Observations/Interactions: Soon after I arrived, 4 Blue Jays congregated on a few adjacent branches in a tree at the edge of the woods. I noticed that the jay on the highest branch was the only one with its crest held erect; the other 3, sitting on lower branches, had their crests held mostly flat. They were all making their “jeer” calls. They remained for about 2-3 minutes before they all flew away. They all arrived at around the same time so I couldn’t tell if this was a territorial interaction (if the higher jay had its crest up in defense) or if they were part of a family group and responding to another threat together.

At around 6:30 pm, the neighborhood sparrows and finches seemed to suddenly converge on the area, and I spotted a male and female House Finch in a nearby tree. The female was chirping and fluttering her wings, and the male followed behind her as she hopped from branch to branch. At one point they appeared to touch beaks, which I’ve read may have been the male regurgitating food as part of a courtship ritual. To make things even more interesting, I spotted them again later, but this time there was another male. The female repeated this behavior with both, and it felt a bit like I was watching an episode of The Bachelor: House Finch Edition. In all seriousness, this behavior certainly fits in with the timing of warmer weather and longer days; spring is here in Pennsylvania and mating season has begun!

Spishing: Standing in the same spot, I heard the “cheeps” of House Sparrows coming from the arborvitaes that line the private driveway that runs alongside the field. I “spished” for them and they were very curious! They ventured closer to me and there was one brave male that came out of the cover of the dense branches to investigate, but I counted about 4 other individuals following behind him. Earlier, I practiced spishing when a Gray Catbird boldly perched in a tangle of shrubs right in front of me. It looked directly at me and seemed to consider my strange noises for a few moments, cocking its head and hopping to another branch to get a better view. I didn’t want to distract the Catbird or the sparrows for too long, so once I finished, the Catbird flew away and the Sparrows retreated. As to why birds respond to spishing, my guess is that it sounds enough like the warning calls of many birds (like chickadees or titmice) and birds may want to investigate if a threat is present. Birds that form flocks may be more interested, too, as they rely on group communication to stay safe and alert.

Plumages: In thinking about the plumages of the male House Finches and male House Sparrows, and how they compare to male Northern Cardinals, I noticed that the two species that have less conspicuous plumages (the red of male House Sparrows is considerably less vibrant than a male Cardinal’s), the finches and sparrows, tend to be birds that form flocks. Though there’s safety in numbers, is it possible that a flock of birds could also act like a “buffet” for a predator, thus the more a bird blends in with its surroundings, the harder it is to pick off? When I observe Northern Cardinals outside of our bird feeders, they seem to be alone or in pairs. During the breeding season, the males are very visible (and audible) which seems riskier, but perhaps because they don’t form flocks, they’re not as obvious to predators? And/or the benefits of effectively attracting females outweighs the risks of predation.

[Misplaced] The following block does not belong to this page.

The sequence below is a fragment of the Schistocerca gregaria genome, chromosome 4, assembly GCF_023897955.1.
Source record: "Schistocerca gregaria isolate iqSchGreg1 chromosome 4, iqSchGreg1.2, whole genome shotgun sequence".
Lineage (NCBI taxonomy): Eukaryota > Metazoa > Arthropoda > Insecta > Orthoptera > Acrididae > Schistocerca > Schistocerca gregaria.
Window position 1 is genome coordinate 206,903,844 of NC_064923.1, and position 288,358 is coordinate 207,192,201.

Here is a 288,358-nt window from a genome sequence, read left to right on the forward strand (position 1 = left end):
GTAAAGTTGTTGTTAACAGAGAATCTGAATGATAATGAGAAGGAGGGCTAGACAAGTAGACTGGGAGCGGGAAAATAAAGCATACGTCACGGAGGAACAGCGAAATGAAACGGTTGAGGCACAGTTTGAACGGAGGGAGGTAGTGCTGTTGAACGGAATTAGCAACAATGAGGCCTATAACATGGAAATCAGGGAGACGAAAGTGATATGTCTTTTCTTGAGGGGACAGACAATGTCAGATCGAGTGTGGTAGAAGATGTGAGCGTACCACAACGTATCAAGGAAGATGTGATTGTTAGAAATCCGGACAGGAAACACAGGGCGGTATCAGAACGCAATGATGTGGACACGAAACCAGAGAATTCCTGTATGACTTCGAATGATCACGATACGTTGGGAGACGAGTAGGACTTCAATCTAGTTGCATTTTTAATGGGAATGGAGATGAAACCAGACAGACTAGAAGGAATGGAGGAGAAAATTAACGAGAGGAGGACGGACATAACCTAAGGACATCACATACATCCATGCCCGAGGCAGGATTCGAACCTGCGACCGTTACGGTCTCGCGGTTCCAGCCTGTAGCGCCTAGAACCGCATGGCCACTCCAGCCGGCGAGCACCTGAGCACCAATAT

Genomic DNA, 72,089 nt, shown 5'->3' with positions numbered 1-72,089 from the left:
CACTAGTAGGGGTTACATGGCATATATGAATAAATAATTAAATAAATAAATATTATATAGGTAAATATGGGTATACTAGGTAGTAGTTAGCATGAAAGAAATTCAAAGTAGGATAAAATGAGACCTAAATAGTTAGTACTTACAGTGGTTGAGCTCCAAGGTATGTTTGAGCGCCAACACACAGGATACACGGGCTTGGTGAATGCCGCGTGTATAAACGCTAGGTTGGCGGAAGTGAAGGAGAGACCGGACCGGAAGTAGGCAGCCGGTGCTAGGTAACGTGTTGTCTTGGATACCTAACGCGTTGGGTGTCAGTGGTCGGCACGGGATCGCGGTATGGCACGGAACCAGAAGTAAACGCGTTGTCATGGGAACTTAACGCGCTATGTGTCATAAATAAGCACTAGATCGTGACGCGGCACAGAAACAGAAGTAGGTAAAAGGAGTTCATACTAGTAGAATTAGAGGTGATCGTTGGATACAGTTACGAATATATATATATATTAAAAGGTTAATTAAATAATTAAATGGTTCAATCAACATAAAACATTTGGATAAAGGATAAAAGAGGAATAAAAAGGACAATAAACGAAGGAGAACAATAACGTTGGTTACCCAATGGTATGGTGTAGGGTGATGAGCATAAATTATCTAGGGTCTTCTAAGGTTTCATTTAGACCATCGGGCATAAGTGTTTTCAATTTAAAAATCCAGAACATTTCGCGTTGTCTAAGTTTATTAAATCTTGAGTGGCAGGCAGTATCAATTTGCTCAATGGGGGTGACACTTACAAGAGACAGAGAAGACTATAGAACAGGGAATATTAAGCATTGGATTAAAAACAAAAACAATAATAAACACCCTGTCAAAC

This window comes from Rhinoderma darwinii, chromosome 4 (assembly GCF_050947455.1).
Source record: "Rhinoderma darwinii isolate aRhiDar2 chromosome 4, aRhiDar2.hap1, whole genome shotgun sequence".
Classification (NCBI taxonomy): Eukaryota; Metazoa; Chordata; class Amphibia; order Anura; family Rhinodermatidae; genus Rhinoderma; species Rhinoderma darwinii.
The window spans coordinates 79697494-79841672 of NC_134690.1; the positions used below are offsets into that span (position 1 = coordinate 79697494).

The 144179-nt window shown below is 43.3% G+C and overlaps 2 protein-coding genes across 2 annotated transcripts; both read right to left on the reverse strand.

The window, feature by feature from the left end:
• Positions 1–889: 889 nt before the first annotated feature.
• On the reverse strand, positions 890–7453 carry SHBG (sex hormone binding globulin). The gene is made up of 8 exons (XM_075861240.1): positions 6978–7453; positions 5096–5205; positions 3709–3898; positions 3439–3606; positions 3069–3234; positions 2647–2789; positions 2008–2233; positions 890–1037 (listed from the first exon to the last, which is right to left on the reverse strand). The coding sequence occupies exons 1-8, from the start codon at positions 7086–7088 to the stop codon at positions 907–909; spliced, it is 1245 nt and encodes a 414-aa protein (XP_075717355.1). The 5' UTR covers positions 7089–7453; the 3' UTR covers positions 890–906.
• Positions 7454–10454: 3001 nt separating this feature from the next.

Publicado em 26 de março de 2020, 04:06 AM por mreilly20 mreilly20 | 5 observações | 0 comentários | Deixar um comentário

06 de março de 2020

Old Mill Park - March 1, 2020

Sunday, 3/1/2020
Old Mill Park, Jericho, VT
(Habitat: Northern mixed conifer forest)

11:00 am - 12:30 pm: it was a brisk day, about 15 degrees F, mostly overcast but with blue skies peeking out every so often. The day’s most interesting bird observation actually happened while I was waiting outside my friend’s house, before we even left for Jericho! There appeared to be a Common Raven and an American Crow squabbling in the air. The crow was cawing loudly and dive-bombing the raven. The raven would dodge the crow by flipping over or making a sharp turn; they would fly apart from each other for a few seconds before the crow went for the raven again. According to some brief research, I found that crows and ravens fight often, particularly during their breeding seasons, as they are nest predators of each other. These interactions also tend to be instigated by crows—despite the size difference between the two Corvids—and multiple crows often mob a single raven (https://www.allaboutbirds.org/news/crows-have-a-mob-mentality-toward-ravens/). I wonder if this interaction was a territorial or food-related fight, since their breeding seasons haven’t quite started yet and winter food sources are likely still scarce?

Now for the main event: the park we visited was situated along the Browns River, behind the Old Red Mill in Jericho. We entered from the mill’s parking lot, where the landscape transitions from a meadow to a denser mixed forest and then to the river/waterfall. This part of the river is very rocky, so most of the trees around the entrance and by the rock outcroppings were snags—the living flora was mostly made up of shrubs and saplings. With so many hiding spots and some berries, we thought this might be a good place for seeing birds on a cold day. But after watching these snags for a while and tapping on hollow trunks without seeing anybody, we decided to head up a steep incline where the forest was denser with living trees. As we moved up, maple, ash, cherry and staghorn sumac transitioned to predominantly white pine and eastern hemlock. Unfortunately, the only birds we actually saw on this trip were three birds that flew overhead and were difficult to ID. They were gray on the undersides of their wings and bellies, and their flight pattern resembled that of European Starlings.